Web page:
Bengals News

Bengals Conspiracy Theory: Stealth Tank was ALWAYS the plan

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Cincinnati Bengals (Photo by Tom Pennington/Getty Images)
Cincinnati Bengals (Photo by Tom Pennington/Getty Images) /
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CINCINNATI, OH – JANUARY 09: Cincinnati Bengals fans hold a sign during the AFC Wild Card Playoff game between the Cincinnati Bengals and the Pittsburgh Steelers at Paul Brown Stadium on January 9, 2016 in Cincinnati, Ohio. (Photo by Joe Robbins/Getty Images)
CINCINNATI, OH – JANUARY 09: Cincinnati Bengals fans hold a sign during the AFC Wild Card Playoff game between the Cincinnati Bengals and the Pittsburgh Steelers at Paul Brown Stadium on January 9, 2016 in Cincinnati, Ohio. (Photo by Joe Robbins/Getty Images) /

Why Stealth Tank?

I am a die-hard Bengals fan who happily paid $400 to get two Jungle Passes for the 2019 season. I did this with the knowledge that the team had been bad previously, and could potentially be bad again. However, the team moved on from Marvin Lewis and there was a chance that I could actually be present at the dawning of what would be dubbed the New Dey.

That is why I believe the Bengals actively chose to execute what is being referred to on social media as a “stealth tank”. Unlike the Miami Dolphins who have been pretty blatant in their tank job, the Bengals actually did a pretty good job of selling their fans on the idea that Zac Taylor and his new young coaching staff would be able to squeeze a couple of extra wins out of the nearly identical roster from the 2018 season.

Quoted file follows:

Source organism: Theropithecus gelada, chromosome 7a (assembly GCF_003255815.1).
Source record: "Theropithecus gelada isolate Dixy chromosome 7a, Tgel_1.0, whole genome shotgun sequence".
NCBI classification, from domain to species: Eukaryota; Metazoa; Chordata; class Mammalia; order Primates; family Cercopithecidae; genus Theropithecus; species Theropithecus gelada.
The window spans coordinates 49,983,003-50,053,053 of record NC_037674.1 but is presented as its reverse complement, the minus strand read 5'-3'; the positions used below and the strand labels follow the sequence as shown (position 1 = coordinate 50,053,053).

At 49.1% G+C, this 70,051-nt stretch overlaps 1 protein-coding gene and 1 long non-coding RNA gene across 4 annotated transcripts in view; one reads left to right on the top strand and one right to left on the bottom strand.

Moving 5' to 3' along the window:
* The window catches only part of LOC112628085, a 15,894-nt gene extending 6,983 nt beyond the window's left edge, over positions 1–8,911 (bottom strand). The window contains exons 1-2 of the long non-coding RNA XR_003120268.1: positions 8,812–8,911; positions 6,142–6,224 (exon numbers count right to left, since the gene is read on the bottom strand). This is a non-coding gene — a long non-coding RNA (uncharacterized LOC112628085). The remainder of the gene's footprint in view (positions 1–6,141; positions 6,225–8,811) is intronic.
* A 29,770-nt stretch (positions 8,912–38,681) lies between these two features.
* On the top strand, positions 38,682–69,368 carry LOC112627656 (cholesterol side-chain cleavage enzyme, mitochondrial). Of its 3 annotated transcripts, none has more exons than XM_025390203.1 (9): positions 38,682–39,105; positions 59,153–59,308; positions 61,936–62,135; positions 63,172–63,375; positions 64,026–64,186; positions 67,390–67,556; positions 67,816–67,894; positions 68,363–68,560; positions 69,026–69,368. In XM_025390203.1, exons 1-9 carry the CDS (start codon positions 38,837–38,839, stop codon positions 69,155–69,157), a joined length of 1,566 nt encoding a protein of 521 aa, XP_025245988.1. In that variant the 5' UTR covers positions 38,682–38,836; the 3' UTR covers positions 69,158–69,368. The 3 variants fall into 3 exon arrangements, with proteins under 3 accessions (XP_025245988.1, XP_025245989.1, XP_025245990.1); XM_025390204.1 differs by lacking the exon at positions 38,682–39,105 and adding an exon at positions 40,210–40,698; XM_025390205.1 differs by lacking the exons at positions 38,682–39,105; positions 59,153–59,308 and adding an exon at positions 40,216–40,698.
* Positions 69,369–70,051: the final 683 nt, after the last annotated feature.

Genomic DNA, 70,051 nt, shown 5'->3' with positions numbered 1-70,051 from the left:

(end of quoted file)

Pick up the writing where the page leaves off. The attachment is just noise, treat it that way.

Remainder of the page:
Would I, and many other fans, have spent our money on season tickets to a team that openly stated that it would not be winning a lot of football games this year? Probably not.

A predetermined tank would also explain why the team chose not to put A.J. Green on IR. The weekly potential of Green coming back would always help drive ticket sales and keep hope alive, while the extra body on the roster isn’t really impacting anything.

However, I’m not upset that I bought my Jungle Pass. After all, if the team truly is planning on tanking in order to have long-term success, then I’m still going to show up at the stadium and have fun cheering for my underdog team to beat the odds.

I have the luxury of being a fan who doesn’t have to concern myself with the future of the team. I’m allowed to simply want them to win every week and not worry about how that happens. But, if your last name is Brown, Blackburn, or Tobin you better be figuring out how this team is going to win a Super Bowl in the future.

So let’s review the evidence that suggests that everyone who has been begging for the front office to tank, trade, and make moves motivated by getting better in the future, are getting exactly what they’ve been wanting…even if they might not realize it yet.

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